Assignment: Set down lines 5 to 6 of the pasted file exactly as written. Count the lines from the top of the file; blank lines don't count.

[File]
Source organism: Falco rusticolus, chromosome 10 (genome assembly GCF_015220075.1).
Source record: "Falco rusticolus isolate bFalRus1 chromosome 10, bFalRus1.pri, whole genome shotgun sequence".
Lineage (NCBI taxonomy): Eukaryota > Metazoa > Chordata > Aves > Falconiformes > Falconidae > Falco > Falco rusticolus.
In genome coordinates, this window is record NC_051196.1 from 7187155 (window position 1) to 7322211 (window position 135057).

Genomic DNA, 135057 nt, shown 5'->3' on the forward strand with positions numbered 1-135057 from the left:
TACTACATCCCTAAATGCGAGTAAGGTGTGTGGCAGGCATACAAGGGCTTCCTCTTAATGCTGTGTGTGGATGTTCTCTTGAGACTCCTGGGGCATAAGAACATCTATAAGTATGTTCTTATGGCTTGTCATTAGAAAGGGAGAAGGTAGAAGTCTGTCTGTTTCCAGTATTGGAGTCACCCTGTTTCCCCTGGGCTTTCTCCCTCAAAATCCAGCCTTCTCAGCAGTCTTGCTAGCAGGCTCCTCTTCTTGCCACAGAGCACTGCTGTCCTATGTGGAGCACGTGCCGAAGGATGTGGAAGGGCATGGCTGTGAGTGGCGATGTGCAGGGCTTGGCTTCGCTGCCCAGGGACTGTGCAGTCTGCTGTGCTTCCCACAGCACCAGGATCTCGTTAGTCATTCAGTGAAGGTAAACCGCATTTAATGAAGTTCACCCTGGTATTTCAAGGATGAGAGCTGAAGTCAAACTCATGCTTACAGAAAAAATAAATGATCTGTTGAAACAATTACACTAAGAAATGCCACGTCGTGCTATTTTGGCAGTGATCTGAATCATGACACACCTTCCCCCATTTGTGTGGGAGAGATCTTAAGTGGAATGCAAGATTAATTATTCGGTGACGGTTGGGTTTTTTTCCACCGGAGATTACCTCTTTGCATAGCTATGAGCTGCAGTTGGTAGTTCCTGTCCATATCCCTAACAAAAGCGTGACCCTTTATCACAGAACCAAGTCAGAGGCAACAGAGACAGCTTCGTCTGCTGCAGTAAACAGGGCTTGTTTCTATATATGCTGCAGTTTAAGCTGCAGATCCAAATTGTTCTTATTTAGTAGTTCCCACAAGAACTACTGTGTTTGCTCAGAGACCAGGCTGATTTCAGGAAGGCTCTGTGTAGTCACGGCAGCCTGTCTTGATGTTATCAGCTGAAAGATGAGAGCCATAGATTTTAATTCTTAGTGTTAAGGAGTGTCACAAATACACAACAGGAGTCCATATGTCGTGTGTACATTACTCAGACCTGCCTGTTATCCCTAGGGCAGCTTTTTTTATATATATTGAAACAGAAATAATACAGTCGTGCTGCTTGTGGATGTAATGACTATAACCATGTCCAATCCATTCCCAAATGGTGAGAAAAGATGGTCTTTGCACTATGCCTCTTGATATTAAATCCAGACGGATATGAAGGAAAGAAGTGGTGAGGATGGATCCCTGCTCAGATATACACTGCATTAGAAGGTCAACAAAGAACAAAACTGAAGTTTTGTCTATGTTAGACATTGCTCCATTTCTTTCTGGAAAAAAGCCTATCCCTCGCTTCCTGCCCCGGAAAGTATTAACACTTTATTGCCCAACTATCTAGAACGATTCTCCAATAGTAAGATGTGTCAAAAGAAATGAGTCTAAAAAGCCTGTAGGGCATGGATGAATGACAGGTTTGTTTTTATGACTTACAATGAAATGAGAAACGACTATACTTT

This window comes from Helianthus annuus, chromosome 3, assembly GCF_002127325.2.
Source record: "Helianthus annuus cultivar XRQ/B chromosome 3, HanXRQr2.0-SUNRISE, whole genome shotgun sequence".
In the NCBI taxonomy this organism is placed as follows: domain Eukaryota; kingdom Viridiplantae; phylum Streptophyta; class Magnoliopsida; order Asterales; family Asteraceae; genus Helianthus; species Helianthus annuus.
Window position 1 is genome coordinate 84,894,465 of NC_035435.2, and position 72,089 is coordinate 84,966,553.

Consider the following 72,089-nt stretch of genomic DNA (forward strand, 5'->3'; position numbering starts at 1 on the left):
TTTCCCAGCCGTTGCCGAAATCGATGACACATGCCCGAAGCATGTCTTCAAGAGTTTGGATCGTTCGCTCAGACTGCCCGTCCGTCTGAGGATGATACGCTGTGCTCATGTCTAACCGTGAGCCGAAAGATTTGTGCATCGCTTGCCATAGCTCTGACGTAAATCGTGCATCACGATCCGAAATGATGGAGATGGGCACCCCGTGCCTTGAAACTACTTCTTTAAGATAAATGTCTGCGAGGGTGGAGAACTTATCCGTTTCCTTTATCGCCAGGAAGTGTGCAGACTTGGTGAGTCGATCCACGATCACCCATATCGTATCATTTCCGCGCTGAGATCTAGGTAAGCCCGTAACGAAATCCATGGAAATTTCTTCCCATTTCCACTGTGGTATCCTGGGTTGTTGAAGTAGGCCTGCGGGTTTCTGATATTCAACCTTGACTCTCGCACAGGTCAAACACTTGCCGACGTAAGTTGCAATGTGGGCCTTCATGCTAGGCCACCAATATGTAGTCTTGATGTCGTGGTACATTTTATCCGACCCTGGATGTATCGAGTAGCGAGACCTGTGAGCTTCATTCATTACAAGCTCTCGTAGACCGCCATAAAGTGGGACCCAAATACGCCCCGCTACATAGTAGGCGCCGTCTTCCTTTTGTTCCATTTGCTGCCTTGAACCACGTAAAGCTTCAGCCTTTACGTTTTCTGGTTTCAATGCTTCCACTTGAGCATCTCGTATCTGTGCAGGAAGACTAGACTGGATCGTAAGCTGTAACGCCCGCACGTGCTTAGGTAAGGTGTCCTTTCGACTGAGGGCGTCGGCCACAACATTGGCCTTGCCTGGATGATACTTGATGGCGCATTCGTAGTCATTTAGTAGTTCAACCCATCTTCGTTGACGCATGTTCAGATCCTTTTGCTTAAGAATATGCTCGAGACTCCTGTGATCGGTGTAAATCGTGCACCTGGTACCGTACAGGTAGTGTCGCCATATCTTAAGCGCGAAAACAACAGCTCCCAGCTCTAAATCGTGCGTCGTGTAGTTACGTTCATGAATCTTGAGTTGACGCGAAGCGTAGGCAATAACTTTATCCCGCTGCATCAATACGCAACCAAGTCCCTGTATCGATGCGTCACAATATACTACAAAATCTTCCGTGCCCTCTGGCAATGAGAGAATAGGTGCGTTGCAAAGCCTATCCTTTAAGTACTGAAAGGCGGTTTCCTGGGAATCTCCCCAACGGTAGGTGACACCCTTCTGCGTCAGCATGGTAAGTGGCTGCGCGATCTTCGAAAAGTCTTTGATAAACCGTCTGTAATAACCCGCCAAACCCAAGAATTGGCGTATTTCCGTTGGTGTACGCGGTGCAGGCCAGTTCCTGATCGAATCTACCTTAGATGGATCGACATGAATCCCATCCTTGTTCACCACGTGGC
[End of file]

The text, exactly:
Genomic DNA, 135057 nt, shown 5'->3' on the forward strand with positions numbered 1-135057 from the left:
TACTACATCCCTAAATGCGAGTAAGGTGTGTGGCAGGCATACAAGGGCTTCCTCTTAATGCTGTGTGTGGATGTTCTCTTGAGACTCCTGGGGCATAAGAACATCTATAAGTATGTTCTTATGGCTTGTCATTAGAAAGGGAGAAGGTAGAAGTCTGTCTGTTTCCAGTATTGGAGTCACCCTGTTTCCCCTGGGCTTTCTCCCTCAAAATCCAGCCTTCTCAGCAGTCTTGCTAGCAGGCTCCTCTTCTTGCCACAGAGCACTGCTGTCCTATGTGGAGCACGTGCCGAAGGATGTGGAAGGGCATGGCTGTGAGTGGCGATGTGCAGGGCTTGGCTTCGCTGCCCAGGGACTGTGCAGTCTGCTGTGCTTCCCACAGCACCAGGATCTCGTTAGTCATTCAGTGAAGGTAAACCGCATTTAATGAAGTTCACCCTGGTATTTCAAGGATGAGAGCTGAAGTCAAACTCATGCTTACAGAAAAAATAAATGATCTGTTGAAACAATTACACTAAGAAATGCCACGTCGTGCTATTTTGGCAGTGATCTGAATCATGACACACCTTCCCCCATTTGTGTGGGAGAGATCTTAAGTGGAATGCAAGATTAATTATTCGGTGACGGTTGGGTTTTTTTCCACCGGAGATTACCTCTTTGCATAGCTATGAGCTGCAGTTGGTAGTTCCTGTCCATATCCCTAACAAAAGCGTGACCCTTTATCACAGAACCAAGTCAGAGGCAACAGAGACAGCTTCGTCTGCTGCAGTAAACAGGGCTTGTTTCTATATATGCTGCAGTTTAAGCTGCAGATCCAAATTGTTCTTATTTAGTAGTTCCCACAAGAACTACTGTGTTTGCTCAGAGACCAGGCTGATTTCAGGAAGGCTCTGTGTAGTCACGGCAGCCTGTCTTGATGTTATCAGCTGAAAGATGAGAGCCATAGATTTTAATTCTTAGTGTTAAGGAGTGTCACAAATACACAACAGGAGTCCATATGTCGTGTGTACATTACTCAGACCTGCCTGTTATCCCTAGGGCAGCTTTTTTTATATATATTGAAACAGAAATAATACAGTCGTGCTGCTTGTGGATGTAATGACTATAACCATGTCCAATCCATTCCCAAATGGTGAGAAAAGATGGTCTTTGCACTATGCCTCTTGATATTAAATCCAGACGGATATGAAGGAAAGAAGTGGTGAGGATGGATCCCTGCTCAGATATACACTGCATTAGAAGGTCAACAAAGAACAAAACTGAAGTTTTGTCTATGTTAGACATTGCTCCATTTCTTTCTGGAAAAAAGCCTATCCCTCGCTTCCTGCCCCGGAAAGTATTAACACTTTATTGCCCAACTATCTAGAACGATTCTCCAATAGTAAGATGTGTCAAAAGAAATGAGTCTAAAAAGCCTGTAGGGCATGGATGAATGACAGGTTTGTTTTTATGACTTACAATGAAATGAGAAACGACTATACTTT